No, this post is not a continuation of my popular Censored Part I and Censored Part II series. Nor is it a reference to the S&M party I was recently invited to (see next week’s “Tie Me Down” for details on that one). This post is about employee morale and the effect of corporate downsizing on employee morale.
I was working at the central office of a crown corporation when headquarters announced a major downsizing and imminent closure of the office within two years. To ease the transition, corporate also announced a voluntary buyout package and agreed to provide a three-month termination notice to those directly affected.
Employees to be terminated were called to HR on the last Friday of each month to receive their layoff notice. If you didn’t receive a meeting request from HR on the last Friday of the month, then you were safe for another month. Needless to say, morale at the office was low, nerves were frayed, and tempers were short. Employees dealt with the stress in various ways. I stopped wearing a tie.
The departmental dress code was built on the traditional business model. Men were expected to wear ties as a form of respect for their colleagues and clients. I was not feeling particularly respectful with the current corporate downsizing process and stopped wearing a tie to show my disapproval. My supervisor took offence to my tireless tie-less attire and constantly chided me for my lack of office etiquette. My insubordination was eventually challenged one day as I left for lunch. I was told to return to work wearing a tie or expect consequences.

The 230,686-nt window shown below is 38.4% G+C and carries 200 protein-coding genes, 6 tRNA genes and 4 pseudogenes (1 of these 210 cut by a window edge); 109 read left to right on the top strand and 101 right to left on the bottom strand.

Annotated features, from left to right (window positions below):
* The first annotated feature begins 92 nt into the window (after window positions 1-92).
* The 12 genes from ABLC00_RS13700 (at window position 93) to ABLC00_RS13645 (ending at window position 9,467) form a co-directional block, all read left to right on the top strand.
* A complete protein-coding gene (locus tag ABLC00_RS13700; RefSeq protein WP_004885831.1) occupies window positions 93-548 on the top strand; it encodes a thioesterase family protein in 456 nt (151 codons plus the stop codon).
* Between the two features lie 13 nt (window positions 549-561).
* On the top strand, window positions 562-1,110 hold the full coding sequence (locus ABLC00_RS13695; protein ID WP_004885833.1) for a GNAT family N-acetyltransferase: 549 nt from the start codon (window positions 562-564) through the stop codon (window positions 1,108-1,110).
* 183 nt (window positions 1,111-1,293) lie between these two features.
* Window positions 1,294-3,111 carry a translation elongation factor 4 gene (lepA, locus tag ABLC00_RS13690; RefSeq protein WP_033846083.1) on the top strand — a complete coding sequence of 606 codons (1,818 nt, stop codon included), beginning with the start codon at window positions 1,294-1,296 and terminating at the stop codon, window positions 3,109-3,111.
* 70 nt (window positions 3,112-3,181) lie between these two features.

I spent lunch at the local mall looking for a tie. I purchased a battery-operated bowtie with a set of blinking lights from a novelty store.
I soon found myself is my supervisor’s office discussing my new tie.
Supervisor: What is that you are wearing?
Me: It’s a tie. You instructed me not to return unless I had a tie, so here it is.
Supervisor: That is a joke tie, and wearing it is disrespectful.
Me: No, I am just following your direction. You told me to come back to work wearing a tie, and that is what I am doing.
Supervisor: That is not an appropriate tie.
Me: Oh, so you do not like this particular tie?
Supervisor: You cannot wear a tie like that in this office.
Me: Not a problem, I will take it off as long as you tell me it is OK not to wear a tie.
Supervisor: You still need to wear a tie, just not one like that.
Me: I am confused. A tie is a tie. You have the authority to instruct me to wear a tie, but you do not have the right to tell me the style of tie that I wear.
Supervisor: Take off that tie and get back to work.
I went back to work and never wore a tie to that office again. In retrospect, I realise that my supervisor was just doing his job and that I was a being a bit of a dick. That said, it’s hard to “stay low and keep moving” unless you untie yourself from the corporate noose.